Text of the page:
The Ingoldsby Legends, volume I and II

The Ingoldsby Legends, volumes I & II

Introduction to the Web edition

    Richard Harris Barham wrote these mild and humorous satires in the 1st half of the 19th century. Many of them were initially published along with material by Charles Dickens in Bentley's Miscellany.
    Be warned, this stuff is not "PC". Although there are no overt profanities left uneclipsed, the author's jests include racist remarks and often make fun of religion. It's sometimes difficult to tell where satire ends and unconscious anti-Catholicism or anti-Semitism begins. The "N word" is used; but Barham seems to think it derived from "nigardly" rather than color, thereby compounding the felony in an attempt to reduce it to a misdeminor. Place the work in time, an age of many faults and much progress in human relations. Barham, aka. Ingoldsby, lets his characters speak as they would in life, oblivious of insult and ignorant of their own prejudices. Dickens did the same, used his stories to improve the lives of the poor and harbored unaware worse social failings than he exposed. That's as much as anything the chief quality of the work. These people are still among us; indeed, we are they. Your grandkids will doubtless think you are as much an ass as the fellow here who thinks a Jew a heathen and a saint a jerk. They'll love you anyway.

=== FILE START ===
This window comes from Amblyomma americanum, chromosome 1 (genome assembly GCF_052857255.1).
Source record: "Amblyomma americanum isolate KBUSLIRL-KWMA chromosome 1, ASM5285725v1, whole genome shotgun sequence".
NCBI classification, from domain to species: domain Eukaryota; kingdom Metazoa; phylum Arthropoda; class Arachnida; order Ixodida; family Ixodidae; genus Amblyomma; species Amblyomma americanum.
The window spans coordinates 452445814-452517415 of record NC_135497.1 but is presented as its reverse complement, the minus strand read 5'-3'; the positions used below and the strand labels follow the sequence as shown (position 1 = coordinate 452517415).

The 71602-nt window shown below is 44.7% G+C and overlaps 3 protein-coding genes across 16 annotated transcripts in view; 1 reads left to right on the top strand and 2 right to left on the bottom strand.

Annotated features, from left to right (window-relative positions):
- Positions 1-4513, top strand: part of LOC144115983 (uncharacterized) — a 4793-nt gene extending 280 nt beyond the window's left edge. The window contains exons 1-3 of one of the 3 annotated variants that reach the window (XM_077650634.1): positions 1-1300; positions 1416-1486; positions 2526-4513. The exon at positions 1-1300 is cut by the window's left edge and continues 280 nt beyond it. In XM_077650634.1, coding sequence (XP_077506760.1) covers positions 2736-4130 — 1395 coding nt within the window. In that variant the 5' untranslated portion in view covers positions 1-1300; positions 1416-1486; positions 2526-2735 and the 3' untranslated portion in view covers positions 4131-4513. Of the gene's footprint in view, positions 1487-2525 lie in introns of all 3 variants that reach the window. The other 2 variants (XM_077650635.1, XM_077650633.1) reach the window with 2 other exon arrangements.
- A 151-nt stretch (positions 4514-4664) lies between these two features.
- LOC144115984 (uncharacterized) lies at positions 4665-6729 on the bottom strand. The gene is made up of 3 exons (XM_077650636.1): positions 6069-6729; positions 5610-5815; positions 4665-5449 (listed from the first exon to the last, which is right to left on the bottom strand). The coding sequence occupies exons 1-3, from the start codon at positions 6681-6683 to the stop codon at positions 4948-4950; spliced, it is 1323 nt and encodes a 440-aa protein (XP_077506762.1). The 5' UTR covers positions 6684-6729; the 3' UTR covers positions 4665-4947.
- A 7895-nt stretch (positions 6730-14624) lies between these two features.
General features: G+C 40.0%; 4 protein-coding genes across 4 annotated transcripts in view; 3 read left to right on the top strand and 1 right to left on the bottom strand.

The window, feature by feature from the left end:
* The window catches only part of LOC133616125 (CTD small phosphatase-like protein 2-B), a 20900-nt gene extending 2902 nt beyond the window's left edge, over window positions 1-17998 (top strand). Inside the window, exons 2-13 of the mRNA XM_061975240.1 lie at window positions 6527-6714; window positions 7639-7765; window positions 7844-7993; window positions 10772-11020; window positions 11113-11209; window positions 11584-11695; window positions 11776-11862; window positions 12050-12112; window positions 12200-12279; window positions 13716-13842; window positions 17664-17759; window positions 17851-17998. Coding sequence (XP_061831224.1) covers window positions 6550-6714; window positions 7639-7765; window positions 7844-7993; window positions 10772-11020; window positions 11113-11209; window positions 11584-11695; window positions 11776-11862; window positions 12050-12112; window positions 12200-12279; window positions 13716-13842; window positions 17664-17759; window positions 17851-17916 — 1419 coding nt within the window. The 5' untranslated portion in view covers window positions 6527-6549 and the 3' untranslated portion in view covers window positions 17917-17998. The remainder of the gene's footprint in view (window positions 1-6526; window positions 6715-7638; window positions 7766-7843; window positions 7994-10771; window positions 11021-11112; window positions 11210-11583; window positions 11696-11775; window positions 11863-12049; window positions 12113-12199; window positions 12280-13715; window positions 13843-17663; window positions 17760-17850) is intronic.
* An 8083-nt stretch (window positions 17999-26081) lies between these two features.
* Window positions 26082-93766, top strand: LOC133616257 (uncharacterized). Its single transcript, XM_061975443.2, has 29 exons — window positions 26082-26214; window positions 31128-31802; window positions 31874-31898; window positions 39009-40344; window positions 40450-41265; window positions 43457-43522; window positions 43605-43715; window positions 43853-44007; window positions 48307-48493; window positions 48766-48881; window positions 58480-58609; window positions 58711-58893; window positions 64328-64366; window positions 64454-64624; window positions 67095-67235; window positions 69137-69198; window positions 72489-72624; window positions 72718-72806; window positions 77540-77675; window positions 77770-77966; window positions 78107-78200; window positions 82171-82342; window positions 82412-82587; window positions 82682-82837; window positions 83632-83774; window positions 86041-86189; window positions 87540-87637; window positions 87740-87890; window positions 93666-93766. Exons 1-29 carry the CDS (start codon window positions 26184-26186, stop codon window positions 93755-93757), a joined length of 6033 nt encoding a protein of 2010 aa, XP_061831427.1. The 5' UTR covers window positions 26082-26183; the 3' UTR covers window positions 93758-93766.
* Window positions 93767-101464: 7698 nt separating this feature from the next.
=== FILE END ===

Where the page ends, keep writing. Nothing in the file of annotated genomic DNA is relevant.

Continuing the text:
Many of the Ingoldsby stories are set at "Tappington Hall" and environs. This place does exist and one can spend the night at the bed and breakfast there: Tappington Hall.
    Few know Ingoldsby now, and that's a reason for bringing him back. These stories and poems have been a "secret gold mine" to many writers. Among these pages, you will find the original of the "Dog named 'BINGO'" song, the story that Disney used for the Sorcerer's Apprentice scene in Fantasia (with beer changed to bathwater) and a major tributary, if not the very font, of Aleister Crowley's humor (Crowley cites "A Lay of St. Dunstan" as "Ingoldsby's tale of Lay-Brother Peter and the Beer" in his Gospel According to St. Bernard Shaw.)
   This further advice: Open a separate browser window to Google and be prepared to search names or strange words you come across in reading Ingoldsby. You can learn a great deal of British history in that way, and develop a better vocabulary with which to obfuscate your friends on all occasions. Enjoy!

Although the 19th century original text and illustrations are now PD
This web version is based on the 1855 tenth edition and is
Copyright © 2006 & 2007
as to format by Bill Heidrick